Know Yourself — Why I Turned Down a Job at a Super Company to Focus on My Inner Self (a pile of random thoughts)

Y Sun
6 min readMar 2, 2017

Yes, I am talking about a super company. It’s so popular and impressive in the Silicon Valley and beyond. It’s consumed in every cafe and super market. But I had to let it go. Saying no to job offers is harder than you think. So much of American’s individual identity is engraved in their daily jobs. How much time do we spend on the job, thinking about the job, talking about our jobs? A lot. Every person I have met would say it’s so impressive that you don’t have a job. What they are really trying to say is I don’t what the hell you do and how you managed to survive so long without one.

Whenever I meet someone new, they ask me what do you do? Even at the San Francisco Customs Border Control, they ask you what do you do? If you don’t have a job how do you afford to live in San Francisco?

The fact is, before majoring in business means taking up a job at a big company or a startup, it meant you will create a trade that creates value. To create value is also to know what people want. To know what people want is to know what you can offer.

Twice I was handed interview invitations in my inbox for jobs at Google: one for being one of the best engineering blogs in the USA for 2016, one for the Operations and Strategy department. Between 2016–2017 I have received 5 checks / cards from Google. I have never once asked for these positions. Every single time, it was because I did something I was truly passionate about: Pokemon GO, anime, Japan, learning to code … These silly endeavors that my parents will so not approve landed me numerous times at the Google HQ. And I knew I am still not a fit.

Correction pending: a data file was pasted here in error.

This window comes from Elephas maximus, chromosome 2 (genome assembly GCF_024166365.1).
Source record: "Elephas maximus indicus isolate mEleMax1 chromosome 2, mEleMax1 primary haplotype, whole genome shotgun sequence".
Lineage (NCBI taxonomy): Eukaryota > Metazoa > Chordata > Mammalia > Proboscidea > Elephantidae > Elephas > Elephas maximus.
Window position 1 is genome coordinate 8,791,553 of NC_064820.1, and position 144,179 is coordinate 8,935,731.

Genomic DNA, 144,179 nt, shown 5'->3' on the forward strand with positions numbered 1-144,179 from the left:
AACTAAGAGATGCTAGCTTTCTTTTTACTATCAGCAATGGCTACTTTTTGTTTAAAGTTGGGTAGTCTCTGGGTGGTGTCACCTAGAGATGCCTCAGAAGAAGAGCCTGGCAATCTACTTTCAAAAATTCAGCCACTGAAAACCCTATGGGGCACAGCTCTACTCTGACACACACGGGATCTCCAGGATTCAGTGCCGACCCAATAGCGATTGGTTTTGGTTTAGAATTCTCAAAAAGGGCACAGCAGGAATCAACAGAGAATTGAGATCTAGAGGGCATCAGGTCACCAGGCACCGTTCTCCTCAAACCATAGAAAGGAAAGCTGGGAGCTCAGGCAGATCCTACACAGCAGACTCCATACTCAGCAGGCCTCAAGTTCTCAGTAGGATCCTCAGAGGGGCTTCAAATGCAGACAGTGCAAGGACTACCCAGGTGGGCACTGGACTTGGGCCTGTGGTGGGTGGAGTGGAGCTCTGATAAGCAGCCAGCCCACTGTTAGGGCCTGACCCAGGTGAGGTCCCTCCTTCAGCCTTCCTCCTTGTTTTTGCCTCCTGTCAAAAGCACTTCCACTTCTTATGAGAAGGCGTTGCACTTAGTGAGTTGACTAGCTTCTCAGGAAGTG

How? Well, when I first met a female senior manager at Deloitte at a recruiting meeting, I realized that I have met my mentor immediately. She was kind at providing guidance and she was candid: she said you have to work your butt off to learn every day. That really stuck with me even though I rarely see her at the firm. It turns out to be the best 2–3 years of my life. Because at Deloitte, they really cared about keeping the best people and letting them shine. They can be Caucasian, Asian (East Asian or Indian), or just about any one. Any one has an equal chance of being promoted, hold events, and write a paper for the CTO’s office. Deloitte may be an old entity but it does its job very well.

Then the beverage company, whose CEO drives about 3 million dollars worth of profit per month, approached me to struck a deal in growth. He wanted to be the best of the internet. He wanted to be the top ranked Google page. And in his mind he should have been one already. He had the branding, the story, the monetary power and more… Except he wanted spend just a few thousand dollars to fix the problem and he wanted me to deliver the result now rather than in 2 months.

Growth is not free. Growth is not a chance. It is a deliberate strategic process to achieve what millions of dollars can barely buy. I said please hire an outsourced company to do the work you want them to do. I will cost much more and I won’t be easy to work with. He was extremely frustrated. Thinking his shiny company should be enough to convince me to jump on board even though the pay was exceptionally low. The one and only advice for women in Silicon Valley is to never do unpaid work. Sorry, but NOT sorry.

Being a growth hacker, one wants to work on challenging problems. His company was extremely enticing. We are close family friends too. Every part of me aches to jump on board. Then I remembered: women should not take on free work, we should stand by firmly on the value of my work, and also we need to see partners who can take us to new heights. This partnership needs to be equal or a mentor-mentee relationship. It cannot just be a boss and an employee. Because growth is etherial and it is fluid. It can only be obtained with much deliberation, collaboration, feedback, trial and error, and fierce fierce experimentation as well as perseverance.